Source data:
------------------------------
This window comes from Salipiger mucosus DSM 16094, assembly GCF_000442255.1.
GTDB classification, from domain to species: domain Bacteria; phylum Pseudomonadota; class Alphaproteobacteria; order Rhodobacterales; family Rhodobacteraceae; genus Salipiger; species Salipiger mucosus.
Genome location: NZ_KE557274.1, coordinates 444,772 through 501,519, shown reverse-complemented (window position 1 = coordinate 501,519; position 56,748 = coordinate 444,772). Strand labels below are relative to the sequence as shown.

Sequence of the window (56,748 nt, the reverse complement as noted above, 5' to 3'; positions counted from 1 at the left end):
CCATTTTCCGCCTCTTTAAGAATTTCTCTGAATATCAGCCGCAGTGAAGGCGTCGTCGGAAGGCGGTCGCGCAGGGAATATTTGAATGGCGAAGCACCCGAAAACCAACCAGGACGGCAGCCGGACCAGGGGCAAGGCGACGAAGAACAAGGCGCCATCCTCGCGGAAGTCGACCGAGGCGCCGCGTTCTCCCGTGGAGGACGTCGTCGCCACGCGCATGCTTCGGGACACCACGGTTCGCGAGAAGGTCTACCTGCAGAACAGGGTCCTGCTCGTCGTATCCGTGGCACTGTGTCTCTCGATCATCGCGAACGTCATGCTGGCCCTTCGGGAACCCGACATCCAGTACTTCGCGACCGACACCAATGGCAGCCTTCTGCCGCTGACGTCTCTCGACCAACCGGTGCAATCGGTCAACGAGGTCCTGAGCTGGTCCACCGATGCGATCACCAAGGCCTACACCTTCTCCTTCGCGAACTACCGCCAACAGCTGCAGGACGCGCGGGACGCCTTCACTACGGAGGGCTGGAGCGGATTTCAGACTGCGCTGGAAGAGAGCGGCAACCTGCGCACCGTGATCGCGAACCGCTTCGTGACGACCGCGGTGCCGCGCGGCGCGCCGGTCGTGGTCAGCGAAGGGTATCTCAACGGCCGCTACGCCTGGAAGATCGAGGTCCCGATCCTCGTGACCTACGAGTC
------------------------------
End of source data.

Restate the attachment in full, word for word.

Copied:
This window comes from Salipiger mucosus DSM 16094, assembly GCF_000442255.1.
GTDB classification, from domain to species: domain Bacteria; phylum Pseudomonadota; class Alphaproteobacteria; order Rhodobacterales; family Rhodobacteraceae; genus Salipiger; species Salipiger mucosus.
Genome location: NZ_KE557274.1, coordinates 444,772 through 501,519, shown reverse-complemented (window position 1 = coordinate 501,519; position 56,748 = coordinate 444,772). Strand labels below are relative to the sequence as shown.

Sequence of the window (56,748 nt, the reverse complement as noted above, 5' to 3'; positions counted from 1 at the left end):
CCATTTTCCGCCTCTTTAAGAATTTCTCTGAATATCAGCCGCAGTGAAGGCGTCGTCGGAAGGCGGTCGCGCAGGGAATATTTGAATGGCGAAGCACCCGAAAACCAACCAGGACGGCAGCCGGACCAGGGGCAAGGCGACGAAGAACAAGGCGCCATCCTCGCGGAAGTCGACCGAGGCGCCGCGTTCTCCCGTGGAGGACGTCGTCGCCACGCGCATGCTTCGGGACACCACGGTTCGCGAGAAGGTCTACCTGCAGAACAGGGTCCTGCTCGTCGTATCCGTGGCACTGTGTCTCTCGATCATCGCGAACGTCATGCTGGCCCTTCGGGAACCCGACATCCAGTACTTCGCGACCGACACCAATGGCAGCCTTCTGCCGCTGACGTCTCTCGACCAACCGGTGCAATCGGTCAACGAGGTCCTGAGCTGGTCCACCGATGCGATCACCAAGGCCTACACCTTCTCCTTCGCGAACTACCGCCAACAGCTGCAGGACGCGCGGGACGCCTTCACTACGGAGGGCTGGAGCGGATTTCAGACTGCGCTGGAAGAGAGCGGCAACCTGCGCACCGTGATCGCGAACCGCTTCGTGACGACCGCGGTGCCGCGCGGCGCGCCGGTCGTGGTCAGCGAAGGGTATCTCAACGGCCGCTACGCCTGGAAGATCGAGGTCCCGATCCTCGTGACCTACGAGTC